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Israeli offensive shifts to crowded southern Gaza, driving up death toll despite evacuation orders

Cease-fire ends, deaths rise

Israel pounded targets in the crowded southern half of the Gaza Strip on Saturday and ordered more neighbourhoods designated for attack to evacuate, driving up the death toll even as the United States and others urged it to do more to protect Gaza civilians a day after a truce collapsed.

At least 200 Palestinians have been killed since the fighting resumed Friday morning following the weeklong truce with the territory’s ruling militant group Hamas, according to the Health Ministry in Gaza. Several homes were hit across Gaza on Saturday, with multiple casualties reported in a strike that flattened a multi-story building on the outskirts of Gaza City.

Separately, the ministry announced that the overall death toll in Gaza since the Oct. 7 start of the Israel-Hamas war surpassed 15,200, a sharp jump from the previous count of more than 13,300 on Nov. 20. The ministry does not differentiate between civilians and combatants, but it said 70% of the dead were women and children. It also said more than 40,000 people had been wounded since the war began.

The appeal from the United States, Israel's closest ally, to do more to protect civilians came after an air and ground offensive in the first weeks of the war devastated large areas of northern Gaza. Some 2 million Palestinians, almost the entire population of Gaza, are now crammed into the territory's southern half.

Israel’s military said Saturday that it had hit more than 400 Hamas targets across Gaza over the past day, using airstrikes and shelling from tanks and navy gunships. It included more than 50 strikes in the city of Khan Younis and surrounding areas in southern Gaza.

At least nine people, including three children, were killed in a strike on a house in Deir al-Balah city in the south, according to the hospital where the bodies were taken. The hospital also received seven bodies of others killed in overnight airstrikes, including two children.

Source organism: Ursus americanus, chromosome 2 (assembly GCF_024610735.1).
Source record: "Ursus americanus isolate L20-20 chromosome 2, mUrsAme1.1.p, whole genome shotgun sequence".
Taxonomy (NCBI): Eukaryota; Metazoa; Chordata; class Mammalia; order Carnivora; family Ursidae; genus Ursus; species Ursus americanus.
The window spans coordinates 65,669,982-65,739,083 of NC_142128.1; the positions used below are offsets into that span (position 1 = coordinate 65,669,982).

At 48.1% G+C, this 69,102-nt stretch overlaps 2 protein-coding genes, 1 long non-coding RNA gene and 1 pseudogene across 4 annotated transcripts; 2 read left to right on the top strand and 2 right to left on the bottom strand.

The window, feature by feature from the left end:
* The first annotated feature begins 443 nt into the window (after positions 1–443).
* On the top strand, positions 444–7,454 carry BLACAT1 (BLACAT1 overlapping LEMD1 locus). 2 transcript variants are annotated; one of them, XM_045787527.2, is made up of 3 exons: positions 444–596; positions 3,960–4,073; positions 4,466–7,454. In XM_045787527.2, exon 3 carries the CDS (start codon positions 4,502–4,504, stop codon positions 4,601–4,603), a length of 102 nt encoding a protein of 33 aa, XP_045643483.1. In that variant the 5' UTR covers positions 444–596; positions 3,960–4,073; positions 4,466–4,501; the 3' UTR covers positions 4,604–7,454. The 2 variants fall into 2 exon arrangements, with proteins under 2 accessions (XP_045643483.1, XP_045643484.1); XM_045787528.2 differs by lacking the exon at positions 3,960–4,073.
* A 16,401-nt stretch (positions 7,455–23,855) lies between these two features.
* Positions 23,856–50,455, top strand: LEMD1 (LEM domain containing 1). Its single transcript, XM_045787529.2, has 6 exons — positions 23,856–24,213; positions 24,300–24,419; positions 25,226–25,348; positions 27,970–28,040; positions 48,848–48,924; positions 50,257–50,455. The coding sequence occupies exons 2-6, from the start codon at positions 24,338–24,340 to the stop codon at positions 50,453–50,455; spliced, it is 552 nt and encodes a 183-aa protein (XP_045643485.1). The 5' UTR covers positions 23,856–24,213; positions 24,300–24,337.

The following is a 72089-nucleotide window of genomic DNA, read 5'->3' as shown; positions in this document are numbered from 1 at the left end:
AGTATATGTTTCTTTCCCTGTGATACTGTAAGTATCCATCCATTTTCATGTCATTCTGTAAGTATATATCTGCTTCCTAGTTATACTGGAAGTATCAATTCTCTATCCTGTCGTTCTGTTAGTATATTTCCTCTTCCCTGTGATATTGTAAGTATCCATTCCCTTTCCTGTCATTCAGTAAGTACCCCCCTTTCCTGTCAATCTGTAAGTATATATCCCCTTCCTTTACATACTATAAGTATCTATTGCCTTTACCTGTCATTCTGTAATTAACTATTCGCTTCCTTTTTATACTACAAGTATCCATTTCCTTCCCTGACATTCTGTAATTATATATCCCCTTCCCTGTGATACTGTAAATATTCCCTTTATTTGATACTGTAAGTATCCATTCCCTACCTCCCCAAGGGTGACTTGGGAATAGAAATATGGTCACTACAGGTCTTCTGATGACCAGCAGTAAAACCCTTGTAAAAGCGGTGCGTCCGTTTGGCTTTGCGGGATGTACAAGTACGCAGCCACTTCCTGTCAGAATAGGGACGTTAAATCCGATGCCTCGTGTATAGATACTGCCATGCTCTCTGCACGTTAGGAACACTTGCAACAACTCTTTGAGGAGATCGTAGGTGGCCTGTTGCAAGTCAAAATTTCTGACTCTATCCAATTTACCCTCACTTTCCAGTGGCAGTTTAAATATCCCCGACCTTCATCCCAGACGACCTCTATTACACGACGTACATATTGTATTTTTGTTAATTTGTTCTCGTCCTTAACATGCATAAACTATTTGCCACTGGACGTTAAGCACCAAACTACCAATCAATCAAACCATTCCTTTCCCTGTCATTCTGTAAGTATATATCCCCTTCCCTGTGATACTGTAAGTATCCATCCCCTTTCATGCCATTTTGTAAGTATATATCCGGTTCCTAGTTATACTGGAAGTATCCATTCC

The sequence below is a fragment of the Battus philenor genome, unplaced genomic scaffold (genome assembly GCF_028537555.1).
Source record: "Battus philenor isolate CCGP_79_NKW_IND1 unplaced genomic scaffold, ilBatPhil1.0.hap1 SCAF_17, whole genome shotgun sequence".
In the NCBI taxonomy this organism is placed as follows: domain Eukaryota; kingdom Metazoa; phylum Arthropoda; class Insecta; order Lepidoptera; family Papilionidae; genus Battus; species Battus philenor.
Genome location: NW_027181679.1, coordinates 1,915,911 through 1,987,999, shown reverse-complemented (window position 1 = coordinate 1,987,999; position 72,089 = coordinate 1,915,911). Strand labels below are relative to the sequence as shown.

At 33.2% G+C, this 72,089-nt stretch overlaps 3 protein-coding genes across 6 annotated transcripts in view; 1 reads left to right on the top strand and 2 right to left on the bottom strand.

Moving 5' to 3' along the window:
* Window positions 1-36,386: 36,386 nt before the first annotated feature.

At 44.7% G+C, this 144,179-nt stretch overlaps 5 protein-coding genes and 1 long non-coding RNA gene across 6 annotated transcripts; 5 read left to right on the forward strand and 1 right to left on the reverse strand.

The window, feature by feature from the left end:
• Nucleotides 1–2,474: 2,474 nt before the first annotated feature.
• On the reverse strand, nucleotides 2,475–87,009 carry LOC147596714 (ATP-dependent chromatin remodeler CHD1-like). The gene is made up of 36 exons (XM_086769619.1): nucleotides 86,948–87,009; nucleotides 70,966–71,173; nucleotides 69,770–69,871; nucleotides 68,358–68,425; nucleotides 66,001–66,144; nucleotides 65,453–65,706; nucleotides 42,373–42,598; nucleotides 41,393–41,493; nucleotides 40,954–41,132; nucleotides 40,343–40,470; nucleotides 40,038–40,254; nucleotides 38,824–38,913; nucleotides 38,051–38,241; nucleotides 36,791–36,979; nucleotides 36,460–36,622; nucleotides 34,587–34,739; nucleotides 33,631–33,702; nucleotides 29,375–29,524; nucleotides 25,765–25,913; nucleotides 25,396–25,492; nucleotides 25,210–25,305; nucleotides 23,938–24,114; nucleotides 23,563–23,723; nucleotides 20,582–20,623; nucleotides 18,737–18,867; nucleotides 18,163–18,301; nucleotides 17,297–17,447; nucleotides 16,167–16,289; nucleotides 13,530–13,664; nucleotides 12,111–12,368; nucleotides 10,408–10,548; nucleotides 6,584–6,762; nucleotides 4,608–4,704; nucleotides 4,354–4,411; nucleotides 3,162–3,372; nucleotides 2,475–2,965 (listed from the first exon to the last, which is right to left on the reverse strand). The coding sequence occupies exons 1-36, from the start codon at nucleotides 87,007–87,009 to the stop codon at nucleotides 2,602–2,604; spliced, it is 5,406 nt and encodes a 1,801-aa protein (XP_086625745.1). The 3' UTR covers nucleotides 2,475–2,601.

In northern Gaza, an airstrike flattened a residential building hosting displaced families in the urban refugee camp of Jabaliya on the outskirts of Gaza City. The strike left dozens dead or wounded, said residents Hamza Obeid and Amal Radwan.

“There was a loud bang, then the building turned into a pile of rubble,” Obeid said. AP video showed smoke rising from a fire as men, some in sandals, picked their way over the debris. Lt. Col. Peter Lerner, an Israeli army spokesperson, confirmed that the Israeli military was operating in Jabaliya.

Meanwhile, Palestinian militant groups in Gaza said they fired a barrage of rockets on southern Israel. There were no immediate reports of damage or injuries. Lerner said Hamas had launched more than 250 rockets at Israel since the cease-fire ended.

In the clearest sign yet that a return to negotiations for further truces was unlikely, Prime Minister Benjamin Netanyahu directed negotiators to return to Israel.

With the resumption of fighting, the Israeli military published an online map carving up the Gaza Strip into hundreds of numbered parcels and asked residents to familiarize themselves with the number of their location ahead of evacuation warnings.

On Saturday, the military listed more than two dozen parcel numbers in areas around Gaza City in the north and east of Khan Younis. Separately, it dropped leaflets with evacuation orders over towns east of Khan Younis.

One Khan Younis resident said a neighbour received a call from the Israeli army warning that houses in the area would be hit and everyone should leave. “We told them, ‘We have nothing here, why do you want to strike it?’" said the resident, Hikmat al-Qidra. Al-Qidra said the house was destroyed.